Page last updated at 08:02 UTC, Tuesday, 17 July 2012 PH
With the feverish rate of construction of condominium units all over Metro Manila and to a more limited degree in other urban areas like Metro Cebu, the question of the possibility of a real estate bubble is now more frequently asked. It is difficult to give an answer without an accurate estimate of the potential supply and the approximate demand for these units over the next three to five years, the average construction period. Answers given by real estate brokers or the real estate developers themselves are usually suspect because of potential conflicts of interest. My intuitive answer is that at the low to medium-cost level of, say 800,000 pesos to about 3 million, the danger of a bubble is remote because the ones buying the units are the same ones who occupy them. I know for a fact that a good number of those who buy these low and medium-cost units are OFWS and their families or employees of Business Process Outsourcing outfits who want to live in the middle of the city where the BPO offices are. Also among the buyers are a good number of families with houses in the suburbs but whose children studying in Manila-based universities need dormitory space close to where their schools are. Only when the speculators outnumber the home occupiers should we start worrying. This situation may apply to the expensive residential units that are worth fifteen million pesos or more.
I obtained some insights into why certain sectors like real estate can be subject to a boom and bust cycle by reading a recent best seller entitled "Thinking Fast and Slow" by Nobel laureate in economics, Daniel Kahneman, a psychologist who received the 2002 Nobel Prize for his seminal work that challenged the rational model of judgment and decision making. In one of the chapters of the book, he referred to the concept of "competition neglect" coined by Colin Camerer and Dan Lovallo. This concept was illustrated by a quote from the then chairman of Disney Studios. Asked why very many expensive big-budget movies are released on the same days (such as Memorial Day and Independence Day), he replied: "Hubris. Hubris. If you only think about your own business, you think, 'I've got a good story department, I've got a good marketing department, we're going to go out and do this.' And you don't think that everybody else is thinking the same way. In a given weekend in a year you'll have five movies open, and there's certainly not enough people to go around.'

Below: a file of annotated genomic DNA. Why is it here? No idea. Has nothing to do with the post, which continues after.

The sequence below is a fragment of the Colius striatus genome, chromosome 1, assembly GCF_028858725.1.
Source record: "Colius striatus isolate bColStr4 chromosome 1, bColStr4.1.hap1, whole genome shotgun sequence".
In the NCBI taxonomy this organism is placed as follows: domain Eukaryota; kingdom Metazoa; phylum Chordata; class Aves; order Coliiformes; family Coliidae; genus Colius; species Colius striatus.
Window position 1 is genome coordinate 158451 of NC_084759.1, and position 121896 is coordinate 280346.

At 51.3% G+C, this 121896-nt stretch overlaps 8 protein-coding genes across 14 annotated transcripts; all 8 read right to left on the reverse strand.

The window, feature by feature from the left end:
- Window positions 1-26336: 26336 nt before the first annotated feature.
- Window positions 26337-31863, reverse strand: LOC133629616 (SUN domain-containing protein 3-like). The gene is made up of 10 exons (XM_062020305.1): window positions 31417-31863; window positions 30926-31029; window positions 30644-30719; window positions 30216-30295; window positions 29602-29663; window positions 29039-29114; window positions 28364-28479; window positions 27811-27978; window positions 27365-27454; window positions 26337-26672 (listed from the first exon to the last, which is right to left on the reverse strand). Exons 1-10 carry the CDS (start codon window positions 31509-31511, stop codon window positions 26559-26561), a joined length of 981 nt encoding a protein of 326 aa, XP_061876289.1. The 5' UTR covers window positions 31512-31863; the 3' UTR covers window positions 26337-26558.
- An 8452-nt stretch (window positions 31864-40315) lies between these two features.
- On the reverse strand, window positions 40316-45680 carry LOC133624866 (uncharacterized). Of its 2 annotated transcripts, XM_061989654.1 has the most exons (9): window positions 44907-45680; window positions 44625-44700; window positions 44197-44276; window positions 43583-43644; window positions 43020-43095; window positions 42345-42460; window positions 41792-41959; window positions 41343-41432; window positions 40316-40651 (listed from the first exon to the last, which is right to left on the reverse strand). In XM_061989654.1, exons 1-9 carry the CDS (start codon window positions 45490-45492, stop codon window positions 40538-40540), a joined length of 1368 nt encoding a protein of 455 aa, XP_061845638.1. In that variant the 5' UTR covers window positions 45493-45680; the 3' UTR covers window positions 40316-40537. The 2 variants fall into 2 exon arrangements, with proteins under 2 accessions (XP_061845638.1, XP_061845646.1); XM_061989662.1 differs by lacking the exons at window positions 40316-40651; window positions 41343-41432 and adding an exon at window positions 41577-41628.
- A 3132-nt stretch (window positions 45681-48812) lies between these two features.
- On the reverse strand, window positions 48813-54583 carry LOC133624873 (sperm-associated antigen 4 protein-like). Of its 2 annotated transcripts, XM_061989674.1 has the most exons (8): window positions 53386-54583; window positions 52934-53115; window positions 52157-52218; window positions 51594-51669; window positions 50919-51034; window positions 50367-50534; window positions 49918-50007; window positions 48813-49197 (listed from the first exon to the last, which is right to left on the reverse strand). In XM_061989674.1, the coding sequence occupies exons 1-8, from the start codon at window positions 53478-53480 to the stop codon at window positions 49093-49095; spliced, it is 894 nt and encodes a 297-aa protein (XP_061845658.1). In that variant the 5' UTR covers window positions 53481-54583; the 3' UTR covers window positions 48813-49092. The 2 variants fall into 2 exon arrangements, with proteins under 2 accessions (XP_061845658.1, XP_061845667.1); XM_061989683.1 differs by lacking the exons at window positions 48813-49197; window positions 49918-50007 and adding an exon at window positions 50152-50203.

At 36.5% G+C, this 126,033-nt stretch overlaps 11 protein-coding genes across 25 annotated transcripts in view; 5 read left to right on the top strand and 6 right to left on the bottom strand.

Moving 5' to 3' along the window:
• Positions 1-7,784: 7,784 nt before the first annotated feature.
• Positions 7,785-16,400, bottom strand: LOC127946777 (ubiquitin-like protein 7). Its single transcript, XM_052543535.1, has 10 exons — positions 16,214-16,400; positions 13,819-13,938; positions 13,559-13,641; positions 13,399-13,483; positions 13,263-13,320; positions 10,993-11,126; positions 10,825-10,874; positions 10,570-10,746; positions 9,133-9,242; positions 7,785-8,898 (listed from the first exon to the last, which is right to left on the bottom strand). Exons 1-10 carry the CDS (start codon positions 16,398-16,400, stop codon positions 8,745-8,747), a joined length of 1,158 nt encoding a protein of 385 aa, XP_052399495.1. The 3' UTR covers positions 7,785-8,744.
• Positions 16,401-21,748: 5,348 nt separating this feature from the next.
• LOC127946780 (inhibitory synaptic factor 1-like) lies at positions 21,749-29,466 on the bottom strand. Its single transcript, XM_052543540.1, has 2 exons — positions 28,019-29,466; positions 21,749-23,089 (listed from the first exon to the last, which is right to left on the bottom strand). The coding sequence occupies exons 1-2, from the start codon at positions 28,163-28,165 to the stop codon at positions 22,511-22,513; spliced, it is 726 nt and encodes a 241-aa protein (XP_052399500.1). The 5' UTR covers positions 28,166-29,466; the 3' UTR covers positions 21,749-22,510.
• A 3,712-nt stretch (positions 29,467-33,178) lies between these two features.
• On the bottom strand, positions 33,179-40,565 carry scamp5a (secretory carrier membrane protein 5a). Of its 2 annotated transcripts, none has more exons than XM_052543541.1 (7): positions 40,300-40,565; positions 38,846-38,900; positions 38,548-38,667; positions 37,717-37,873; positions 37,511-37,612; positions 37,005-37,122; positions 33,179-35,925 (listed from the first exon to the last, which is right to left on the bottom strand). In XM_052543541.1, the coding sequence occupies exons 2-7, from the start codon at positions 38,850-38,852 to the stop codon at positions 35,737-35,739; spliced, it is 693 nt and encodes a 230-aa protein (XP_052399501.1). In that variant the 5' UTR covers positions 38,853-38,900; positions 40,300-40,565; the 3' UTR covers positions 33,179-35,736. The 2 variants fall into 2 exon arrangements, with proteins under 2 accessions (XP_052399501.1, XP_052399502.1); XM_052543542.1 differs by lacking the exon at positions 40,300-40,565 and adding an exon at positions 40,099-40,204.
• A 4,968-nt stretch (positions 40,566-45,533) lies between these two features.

The big real estate developers are owned by very entrepreneurial individuals who in the last two to three years have been encouraged by what they perceive as a booming demand for vertical residential units and the eagerness of the banks, oozing with liquidity, to finance their projects. In this euphoric mood, hardly anyone thinks of competition. Everyone thinks he has the best projects to offer to the public. As Kahneman says in his book: "The candid answer refers to hubris, but it displays no arrogance, no conceit of superiority to competing studios (still in reference to the Disney Studios case). The competition is simply not part of the decision, in which a difficult question has again been replaced by an easier one. The question that needs an answer is this: Considering what others will do, how many people will see our film? The question the studio executives considered is simpler and refers to knowledge that is most easily available to them. Do we have a good film and a good organization to market it? " The competition is completely ignored!
Although the competition is very visible to the eyes of the real estate developers, they generally choose to ignore the obvious. Thus, the consequence of competition neglect is excess entry: more competition enter the market than the market can profitably sustain, so that average outcome is a loss. The outcome is disappointing for the typical entrant in the market, but the effect on the economy as a whole could well be positive. What could be disastrous at the micro level could lead to faster growth at the macro level. A lot of investments in the construction of expensive, high-rise apartment units will obviously stimulate employment and sale of construction materials. GDP can grow robustly. But the moment of reckoning will sooner or later come when a glut is experienced in the market. This is what I saw with my own eyes in Spain during the heyday of the construction boom during the years leading to the Great Recession. Competition neglect just blinded many developers to the impending glut in the market.
I don't really know to what competition neglect will lead in the case of the Philippine high-end real estate market. What thing is sure: it will help if the leading developers would commission a completely independent study of supply and demand condition, at least in such major districts as Makati, Fort Bonifacio, Ortigas Complex, New Manila and other parts of Quezon City. Let me point out here that I am not worried about office buildings in these same sites because the BPO and KPO industries are projected to grow at double-digit rates annually for the next five years. There will be sufficient demand for office space. What real estate developers have to worry about are residential units at the high-end level. Filipino millionaires may not be growing at the same rapid pace.
I know that Dr. Stan Padojinog, who has studied the real estate market in the Philippines for the last twenty years, is being approached by some of the leading developers. Those who would want to be part of the study may want to contact him at his email address firstname.lastname@example.org. For comments, my email address is email@example.com.